Document Type

Blog Post

Publication Date


Graduation Year



Soccer, otherwise known as football to the rest of the world, was and is a dominating sport, not only in popularity but in organization and individual profit as well. The Fédération Internationale de Football Association [hereinafter “FIFA”] alone had a net profit of around $3.54 billion during the 2018 World Cup. This figure is only the tip of the iceberg in regard to the positive impact that football can have on the organizations that control it. Not only do FIFA’s numbers speak to the profitability of football, but England’s Premier League in 2019 alone grossed around $4.577 billion. Comparably, the U.S.’s MLS teams produced “$1.1 billion in revenue . . . La Liga powerhouse FC Barcelona alone reported $1.1 billion in revenue during its 2018-19 campaign.” MLS has overcome much hesitation when it comes to playing on a world-wide level. MLS, as it stands, is currently ranked around the 10th best soccer league in the world, both in quality and popularity. Although the highest level of soccer played in both the US and Canada, it is not nearly as high as it could be. While the likes of La Liga and the English Premier League are top tiers, “MLS is mostly compared with second divisions in top European leagues.” So why is there a disparity in revenue between the European football world and that of the United States?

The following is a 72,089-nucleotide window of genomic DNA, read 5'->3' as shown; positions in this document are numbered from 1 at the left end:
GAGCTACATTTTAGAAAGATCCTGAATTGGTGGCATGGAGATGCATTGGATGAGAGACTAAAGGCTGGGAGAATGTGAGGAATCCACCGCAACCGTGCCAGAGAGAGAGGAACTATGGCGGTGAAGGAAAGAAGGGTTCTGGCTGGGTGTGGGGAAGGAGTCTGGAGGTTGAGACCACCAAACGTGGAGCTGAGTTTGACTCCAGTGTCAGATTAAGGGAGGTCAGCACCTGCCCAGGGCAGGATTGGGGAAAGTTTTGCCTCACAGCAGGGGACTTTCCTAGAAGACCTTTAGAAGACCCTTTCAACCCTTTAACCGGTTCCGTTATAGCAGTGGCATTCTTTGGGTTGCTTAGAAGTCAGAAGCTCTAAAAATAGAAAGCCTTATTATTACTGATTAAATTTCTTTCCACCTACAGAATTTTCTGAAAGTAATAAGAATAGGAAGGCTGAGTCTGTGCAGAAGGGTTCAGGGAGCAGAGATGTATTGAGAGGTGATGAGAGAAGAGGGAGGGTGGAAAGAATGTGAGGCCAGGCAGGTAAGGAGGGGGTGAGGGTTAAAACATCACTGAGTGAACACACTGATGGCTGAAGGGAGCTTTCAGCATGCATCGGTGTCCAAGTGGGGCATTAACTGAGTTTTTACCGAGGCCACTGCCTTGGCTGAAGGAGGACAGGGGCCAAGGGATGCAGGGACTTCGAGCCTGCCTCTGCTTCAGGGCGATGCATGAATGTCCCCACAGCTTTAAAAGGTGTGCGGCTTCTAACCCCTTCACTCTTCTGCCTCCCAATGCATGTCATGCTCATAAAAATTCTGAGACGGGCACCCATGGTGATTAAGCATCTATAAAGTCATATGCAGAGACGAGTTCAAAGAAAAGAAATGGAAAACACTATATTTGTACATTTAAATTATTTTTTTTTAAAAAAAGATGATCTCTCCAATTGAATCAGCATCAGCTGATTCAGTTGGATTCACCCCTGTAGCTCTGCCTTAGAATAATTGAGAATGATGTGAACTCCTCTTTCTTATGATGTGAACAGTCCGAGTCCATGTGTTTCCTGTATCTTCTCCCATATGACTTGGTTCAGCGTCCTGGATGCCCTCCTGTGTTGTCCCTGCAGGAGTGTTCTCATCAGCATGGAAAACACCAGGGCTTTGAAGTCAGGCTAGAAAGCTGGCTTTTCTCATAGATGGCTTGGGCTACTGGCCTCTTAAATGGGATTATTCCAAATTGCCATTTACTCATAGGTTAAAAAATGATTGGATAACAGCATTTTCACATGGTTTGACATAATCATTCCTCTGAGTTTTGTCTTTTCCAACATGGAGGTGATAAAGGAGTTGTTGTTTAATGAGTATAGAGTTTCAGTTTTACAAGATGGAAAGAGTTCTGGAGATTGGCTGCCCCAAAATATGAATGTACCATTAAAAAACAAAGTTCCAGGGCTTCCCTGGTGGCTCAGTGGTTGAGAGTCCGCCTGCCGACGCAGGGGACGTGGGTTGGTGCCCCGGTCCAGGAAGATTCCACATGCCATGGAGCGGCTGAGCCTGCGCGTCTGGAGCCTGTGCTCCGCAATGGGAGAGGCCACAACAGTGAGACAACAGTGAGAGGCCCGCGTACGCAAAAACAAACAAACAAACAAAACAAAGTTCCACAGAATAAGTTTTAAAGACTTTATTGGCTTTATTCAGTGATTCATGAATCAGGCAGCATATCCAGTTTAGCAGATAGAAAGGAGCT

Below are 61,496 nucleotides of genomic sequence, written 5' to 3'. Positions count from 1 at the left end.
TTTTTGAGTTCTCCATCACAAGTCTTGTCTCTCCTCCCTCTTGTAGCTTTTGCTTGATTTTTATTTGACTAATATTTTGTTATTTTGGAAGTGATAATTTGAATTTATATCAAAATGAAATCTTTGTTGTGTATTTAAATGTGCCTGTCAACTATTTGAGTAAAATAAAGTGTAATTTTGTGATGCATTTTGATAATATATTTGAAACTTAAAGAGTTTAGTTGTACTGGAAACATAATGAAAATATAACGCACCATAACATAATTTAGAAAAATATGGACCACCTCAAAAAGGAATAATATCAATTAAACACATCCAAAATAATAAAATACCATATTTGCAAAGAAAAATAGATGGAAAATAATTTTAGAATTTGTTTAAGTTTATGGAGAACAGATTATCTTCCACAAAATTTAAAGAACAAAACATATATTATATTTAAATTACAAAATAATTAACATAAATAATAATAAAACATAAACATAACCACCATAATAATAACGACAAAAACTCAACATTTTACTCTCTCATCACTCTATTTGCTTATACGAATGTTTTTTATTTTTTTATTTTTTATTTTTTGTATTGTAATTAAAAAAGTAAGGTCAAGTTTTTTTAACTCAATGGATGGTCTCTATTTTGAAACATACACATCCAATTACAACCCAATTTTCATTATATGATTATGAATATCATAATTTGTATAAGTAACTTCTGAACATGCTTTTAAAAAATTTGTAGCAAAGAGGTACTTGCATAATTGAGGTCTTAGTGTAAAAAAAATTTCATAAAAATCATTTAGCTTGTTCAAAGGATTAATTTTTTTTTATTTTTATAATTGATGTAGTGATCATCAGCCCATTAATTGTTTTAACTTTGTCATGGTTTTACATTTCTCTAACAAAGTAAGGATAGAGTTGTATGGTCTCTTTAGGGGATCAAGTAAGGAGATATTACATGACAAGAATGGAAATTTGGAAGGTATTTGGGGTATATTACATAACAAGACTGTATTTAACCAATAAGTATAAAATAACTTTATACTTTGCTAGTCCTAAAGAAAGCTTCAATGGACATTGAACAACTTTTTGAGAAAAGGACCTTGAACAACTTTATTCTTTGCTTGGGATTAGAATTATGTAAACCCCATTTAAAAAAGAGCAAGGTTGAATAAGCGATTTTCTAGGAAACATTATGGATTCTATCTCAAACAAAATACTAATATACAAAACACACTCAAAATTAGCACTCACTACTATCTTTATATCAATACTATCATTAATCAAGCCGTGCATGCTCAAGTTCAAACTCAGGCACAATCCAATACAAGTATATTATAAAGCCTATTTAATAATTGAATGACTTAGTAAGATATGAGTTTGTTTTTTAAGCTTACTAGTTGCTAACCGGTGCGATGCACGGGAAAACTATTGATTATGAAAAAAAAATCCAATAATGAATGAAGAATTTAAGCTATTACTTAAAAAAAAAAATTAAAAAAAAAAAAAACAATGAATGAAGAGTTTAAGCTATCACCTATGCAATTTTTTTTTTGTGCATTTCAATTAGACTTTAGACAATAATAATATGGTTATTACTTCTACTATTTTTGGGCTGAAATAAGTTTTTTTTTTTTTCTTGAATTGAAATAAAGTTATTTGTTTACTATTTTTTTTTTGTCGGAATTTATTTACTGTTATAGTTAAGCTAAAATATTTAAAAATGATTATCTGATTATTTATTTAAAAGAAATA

This post was originally published on the Cardozo International & Comparative Law Review on February 23, 2022. The original post can be accessed via the Archived Link button above.

Included in

Law Commons